• Chickpeas: also a seed that supports sacral chakra, which helps to support the root chakra; also mineral-rich


Grounding Roasted Beet Hummus Recipe

This is the Roasted Beet Hummus recipe, ideal for sharing at your next get-together, but also a perfect dip to keep on hand whenever you are craving a healthy snack! 

  • 2 medium beets (leaves removed, stems cut down to 2”, scrubbed and cleaned)
  • 2 15oz jars/cans chickpeas (drained with liquid reserved)
  • 1/3 c chickpea liquid (save the extra)
  • 1/2 c tahini (extra virgin olive oil can be substituted)
  • 1/4 c avocado oil (extra virgin olive oil can be substituted)
  • 2 medium lemons (juiced)
  • 2 cloves garlic from roasted bulb (recipe below)
  • 1/2 tsp sea salt or Himalayan salt
  • Optional Garnish: vegan kale, basil, cilantro pesto (fresh herbs – cilantro, parsley, chervil, chives; toasted pine nuts; drizzle of oil)
  1. Preheat oven to 400ºF

  2. Lightly coat beets in some avocado oil and roast in a covered cast-iron pot or baking dish in the oven for about 50-60 minutes.

  3. When fork tender, remove the beets from the oven.

  4. Once cooled, remove the tail and stem off the beets. Cut into cubes.

  5. Combine the chickpeas, 1/3 C of chickpea liquid, tahini, lemon juice, ¼ C avocado oil, roasted garlic cloves, salt, and beets to a high-powered blender. Blend until smooth and creamy. Add extra oil to achieve preferred texture. 

  6. Salt and pepper to taste.

  7. Transfer hummus to a serving bowl and garnish with fresh herbs or pesto or toasted pine nuts. Serve with crudité (Make a chakra colorful plate, adding chia seed crackers, etc.)

Roasting Garlic Heads/Bulbs: (can just do one or multiple)

  1. Preheat your oven to 400°F 
  2. Peel and discard the papery outer layers of the whole garlic bulb, leaving intact the skins of the individual cloves of garlic.
  3. Using a sharp knife, cut ¼” to a ½” from the top of cloves, exposing the individual cloves of garlic.
  4. Place garlic bulbs in baking pan or muffin tin with the garlic heads cut side up. (A muffin pan works great for this, as it keeps the garlic bulbs from rolling around.)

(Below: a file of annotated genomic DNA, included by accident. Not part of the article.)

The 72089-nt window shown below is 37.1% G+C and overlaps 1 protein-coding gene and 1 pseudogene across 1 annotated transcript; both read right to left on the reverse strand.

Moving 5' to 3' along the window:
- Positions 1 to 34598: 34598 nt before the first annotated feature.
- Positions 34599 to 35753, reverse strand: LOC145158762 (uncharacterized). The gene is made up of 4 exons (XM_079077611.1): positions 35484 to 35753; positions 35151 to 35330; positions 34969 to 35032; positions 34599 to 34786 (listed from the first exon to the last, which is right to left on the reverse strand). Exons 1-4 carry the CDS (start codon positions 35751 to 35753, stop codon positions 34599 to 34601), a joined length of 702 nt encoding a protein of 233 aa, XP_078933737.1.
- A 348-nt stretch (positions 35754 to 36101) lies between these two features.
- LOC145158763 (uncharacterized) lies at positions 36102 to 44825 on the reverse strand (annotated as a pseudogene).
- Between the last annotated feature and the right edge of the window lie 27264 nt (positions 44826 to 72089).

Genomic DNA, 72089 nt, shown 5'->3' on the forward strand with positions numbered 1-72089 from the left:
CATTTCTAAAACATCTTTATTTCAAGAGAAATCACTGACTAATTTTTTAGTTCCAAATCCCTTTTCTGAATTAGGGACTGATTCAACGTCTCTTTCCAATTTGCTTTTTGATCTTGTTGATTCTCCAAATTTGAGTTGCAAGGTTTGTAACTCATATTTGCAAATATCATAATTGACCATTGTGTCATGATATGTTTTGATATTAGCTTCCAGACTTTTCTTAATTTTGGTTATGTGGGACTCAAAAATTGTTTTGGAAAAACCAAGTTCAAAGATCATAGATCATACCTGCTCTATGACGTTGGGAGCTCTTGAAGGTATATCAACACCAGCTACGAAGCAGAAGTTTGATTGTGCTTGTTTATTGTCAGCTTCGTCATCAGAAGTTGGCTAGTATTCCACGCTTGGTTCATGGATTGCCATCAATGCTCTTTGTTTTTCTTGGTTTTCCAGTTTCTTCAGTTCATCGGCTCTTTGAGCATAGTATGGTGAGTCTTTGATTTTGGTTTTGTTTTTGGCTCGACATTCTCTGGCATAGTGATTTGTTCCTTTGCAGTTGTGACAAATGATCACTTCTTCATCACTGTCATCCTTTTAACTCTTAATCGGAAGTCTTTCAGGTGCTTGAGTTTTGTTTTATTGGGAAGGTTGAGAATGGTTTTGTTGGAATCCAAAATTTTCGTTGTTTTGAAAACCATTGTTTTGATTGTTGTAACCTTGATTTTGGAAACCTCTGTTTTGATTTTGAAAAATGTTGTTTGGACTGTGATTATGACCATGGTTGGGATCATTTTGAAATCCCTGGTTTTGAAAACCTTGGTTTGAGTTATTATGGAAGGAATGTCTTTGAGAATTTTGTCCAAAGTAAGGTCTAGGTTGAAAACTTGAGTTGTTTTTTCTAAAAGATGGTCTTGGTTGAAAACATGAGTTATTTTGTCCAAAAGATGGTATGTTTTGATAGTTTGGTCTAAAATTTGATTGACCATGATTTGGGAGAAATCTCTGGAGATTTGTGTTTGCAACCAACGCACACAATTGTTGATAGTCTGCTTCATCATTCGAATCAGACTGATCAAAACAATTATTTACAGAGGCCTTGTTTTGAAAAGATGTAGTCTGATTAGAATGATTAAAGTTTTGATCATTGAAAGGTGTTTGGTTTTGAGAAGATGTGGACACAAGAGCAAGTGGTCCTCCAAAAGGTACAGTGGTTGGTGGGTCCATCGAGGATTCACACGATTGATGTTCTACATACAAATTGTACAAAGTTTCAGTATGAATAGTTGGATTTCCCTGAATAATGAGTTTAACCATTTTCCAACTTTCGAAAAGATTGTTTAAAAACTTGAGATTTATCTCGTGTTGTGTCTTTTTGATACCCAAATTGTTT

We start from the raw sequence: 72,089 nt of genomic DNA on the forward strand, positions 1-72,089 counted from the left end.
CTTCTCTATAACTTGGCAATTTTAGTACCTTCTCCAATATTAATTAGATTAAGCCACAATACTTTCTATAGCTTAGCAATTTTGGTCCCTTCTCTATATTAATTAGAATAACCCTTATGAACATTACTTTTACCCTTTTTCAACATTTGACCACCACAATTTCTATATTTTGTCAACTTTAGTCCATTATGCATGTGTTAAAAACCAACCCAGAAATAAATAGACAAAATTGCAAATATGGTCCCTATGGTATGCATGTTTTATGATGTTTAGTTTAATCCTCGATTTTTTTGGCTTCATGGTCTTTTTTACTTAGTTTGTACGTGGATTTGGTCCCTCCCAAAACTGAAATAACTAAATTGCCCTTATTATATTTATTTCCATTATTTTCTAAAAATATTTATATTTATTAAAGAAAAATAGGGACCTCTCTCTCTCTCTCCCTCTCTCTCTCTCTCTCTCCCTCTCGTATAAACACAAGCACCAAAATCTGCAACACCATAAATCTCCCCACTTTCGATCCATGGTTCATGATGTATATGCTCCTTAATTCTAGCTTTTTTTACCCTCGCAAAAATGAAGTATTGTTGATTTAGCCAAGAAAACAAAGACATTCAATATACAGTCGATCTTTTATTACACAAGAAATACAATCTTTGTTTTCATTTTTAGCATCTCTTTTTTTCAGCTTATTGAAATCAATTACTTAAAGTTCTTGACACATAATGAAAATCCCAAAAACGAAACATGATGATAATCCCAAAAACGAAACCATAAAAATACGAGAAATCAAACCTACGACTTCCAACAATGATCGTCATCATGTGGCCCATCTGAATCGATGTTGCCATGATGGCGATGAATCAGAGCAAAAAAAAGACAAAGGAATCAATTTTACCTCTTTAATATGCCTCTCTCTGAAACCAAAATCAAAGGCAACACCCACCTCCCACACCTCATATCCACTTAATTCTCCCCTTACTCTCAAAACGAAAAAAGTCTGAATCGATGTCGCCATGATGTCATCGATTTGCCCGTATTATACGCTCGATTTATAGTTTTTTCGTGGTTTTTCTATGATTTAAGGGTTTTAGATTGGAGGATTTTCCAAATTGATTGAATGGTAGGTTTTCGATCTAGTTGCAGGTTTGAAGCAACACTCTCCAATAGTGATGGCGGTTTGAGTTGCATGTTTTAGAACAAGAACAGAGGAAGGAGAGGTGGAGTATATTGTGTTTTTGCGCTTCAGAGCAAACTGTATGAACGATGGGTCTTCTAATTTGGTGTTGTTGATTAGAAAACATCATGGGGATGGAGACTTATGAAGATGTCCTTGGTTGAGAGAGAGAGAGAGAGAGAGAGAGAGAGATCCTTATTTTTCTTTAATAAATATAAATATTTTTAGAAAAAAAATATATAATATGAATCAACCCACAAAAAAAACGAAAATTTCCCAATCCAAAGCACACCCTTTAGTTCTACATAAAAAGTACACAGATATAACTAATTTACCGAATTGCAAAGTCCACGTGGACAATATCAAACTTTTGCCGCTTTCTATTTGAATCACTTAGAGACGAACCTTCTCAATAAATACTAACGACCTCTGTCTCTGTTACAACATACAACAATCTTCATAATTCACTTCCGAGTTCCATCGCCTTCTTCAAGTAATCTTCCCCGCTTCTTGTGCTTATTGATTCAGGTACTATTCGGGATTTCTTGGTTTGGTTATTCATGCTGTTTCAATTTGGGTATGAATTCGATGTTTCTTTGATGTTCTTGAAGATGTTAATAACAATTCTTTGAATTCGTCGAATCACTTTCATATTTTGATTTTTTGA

5. Drizzle a couple teaspoons of olive oil or avocado oil over each exposed head, using your fingers to rub the oil over all the cut, exposed garlic cloves.
  6. Cover the bulb with a metal lid, silpat, or another baking sheet.
  7. Bake at 400°F for about 30-40 minutes, or until the cloves are lightly browned and feel soft when pressed.
  8. Cool and remove roasted garlic cloves from their skins. Allow the garlic to cool enough so you can touch it without burning yourself. Using a small knife, cut the skin slightly around each clove. Use a cocktail fork or your fingers to pull or squeeze the roasted garlic cloves out of their skins.


XO, Serena 

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This content is strictly the opinion of Chef Serena Poon and is for informational and educational purposes only. It is not intended to provide medical advice or to take the place of medical advice or treatment from a personal physician. All readers/viewers of this content are advised to consult their doctors or qualified health professionals regarding specific health questions. Neither Serena nor the publisher of this content takes responsibility for possible health consequences of any person or persons reading or following the information in this educational content. All viewers of this content, especially those taking prescription or over-the-counter medications, should consult their physicians before beginning any nutrition, supplement or lifestyle program.